The Shadow of A Gunman
The tasks in this scheme are aimed at helping students prepare for the requirements of the exam and thus will look at approaching The Shadow of a Gunman from the point of view of an actor, director or designer. I always suggest that my students, prepare their own overall concept for a virtual production of the play, and one way of doing this is to keep an ongoing scrapbook of ideas and sketches as we discuss the play in lessons. Ideally this should be an A5 art book into which they can stick research papers, pictures and information about previous productions, add notes on characters and thematic ideas discussed in class and eventually come up with their own plans for their own virtual production. It should also include their sketches of characters with costume ideas, suggested set designs and simple blocking ideas for individual scenes. This, alongside their annotated text of the play, becomes their focus for this work and the most useful revision aid when it comes close to the exam. One of the joys of The Shadow of a Gunman is that it is a comparatively short play.
Consequently, it can be read quickly before the serious work begins. The following suggested sessions assume that this has been done and that the students have a passing knowledge of the events and characters within the play. Once students have done this reading, either in class together or as a set piece of homework before the lessons begin, the first session must focus on context.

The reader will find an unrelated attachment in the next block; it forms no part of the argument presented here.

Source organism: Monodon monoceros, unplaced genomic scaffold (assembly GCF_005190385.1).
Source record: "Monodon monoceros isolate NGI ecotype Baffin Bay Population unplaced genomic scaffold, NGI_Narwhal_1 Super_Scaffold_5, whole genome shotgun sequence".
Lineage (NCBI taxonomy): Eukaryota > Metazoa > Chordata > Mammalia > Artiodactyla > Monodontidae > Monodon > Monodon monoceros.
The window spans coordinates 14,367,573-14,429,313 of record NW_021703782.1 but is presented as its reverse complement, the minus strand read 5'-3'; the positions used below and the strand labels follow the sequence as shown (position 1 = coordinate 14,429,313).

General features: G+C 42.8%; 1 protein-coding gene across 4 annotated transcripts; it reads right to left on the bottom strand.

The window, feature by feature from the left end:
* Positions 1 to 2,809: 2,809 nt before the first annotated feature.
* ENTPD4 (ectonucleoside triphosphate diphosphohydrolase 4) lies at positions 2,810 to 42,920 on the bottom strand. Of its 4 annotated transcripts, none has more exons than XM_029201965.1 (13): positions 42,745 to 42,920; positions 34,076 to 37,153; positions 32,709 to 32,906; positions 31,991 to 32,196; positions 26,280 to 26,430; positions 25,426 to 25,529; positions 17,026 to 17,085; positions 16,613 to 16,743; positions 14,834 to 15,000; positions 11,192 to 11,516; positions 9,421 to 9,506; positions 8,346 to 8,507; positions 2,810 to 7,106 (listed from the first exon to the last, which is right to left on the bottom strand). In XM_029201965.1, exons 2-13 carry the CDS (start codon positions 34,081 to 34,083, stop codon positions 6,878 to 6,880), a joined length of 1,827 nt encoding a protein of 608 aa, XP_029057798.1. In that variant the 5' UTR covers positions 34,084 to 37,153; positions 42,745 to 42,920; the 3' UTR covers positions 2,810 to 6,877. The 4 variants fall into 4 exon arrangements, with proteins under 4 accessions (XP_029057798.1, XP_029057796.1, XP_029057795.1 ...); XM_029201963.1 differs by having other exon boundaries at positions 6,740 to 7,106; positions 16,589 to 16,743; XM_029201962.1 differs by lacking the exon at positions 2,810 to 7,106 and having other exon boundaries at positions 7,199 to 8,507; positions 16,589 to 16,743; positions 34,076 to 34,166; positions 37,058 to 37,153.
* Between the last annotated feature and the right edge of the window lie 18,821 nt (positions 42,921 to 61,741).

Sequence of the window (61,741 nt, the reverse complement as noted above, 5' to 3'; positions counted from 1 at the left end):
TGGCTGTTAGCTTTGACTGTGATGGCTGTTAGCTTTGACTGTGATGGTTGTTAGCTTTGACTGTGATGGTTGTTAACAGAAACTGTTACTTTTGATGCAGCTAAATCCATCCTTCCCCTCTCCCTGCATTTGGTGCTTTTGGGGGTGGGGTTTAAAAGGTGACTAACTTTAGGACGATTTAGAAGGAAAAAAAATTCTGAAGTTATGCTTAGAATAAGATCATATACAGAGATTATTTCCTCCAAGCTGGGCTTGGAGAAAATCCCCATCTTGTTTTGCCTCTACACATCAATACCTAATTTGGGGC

The Shadow of a Gunman is one of three plays written by Sean O’Casey that portray life in the slums of Dublin. They are naturalistic plays, but also deal with complex philosophical ideas, such as the existence of God, and engage with issues that are universal rather than just being specific to the Irish Civil War. For this reason, they are also considered to have symbolic elements and are of interest across the world, not just within the narrow definition of Irish drama.
Clearly, The Shadow of a Gunman has a defined historical and social context that cannot be ignored. It is, however, possible to set the play in a modern context, yet this has the additional challenge of ensuring that the themes of the play are entirely relevant to the setting. I would suggest that for the purposes of the exam it is safer to keep your students to the original 1920s Dublin setting, but that should not prevent
wider discussions in class of the relevance of the text to life today.
- The set-designer’s approach
- The actor’s approach
- The director’s approach
Number of schemes: n/a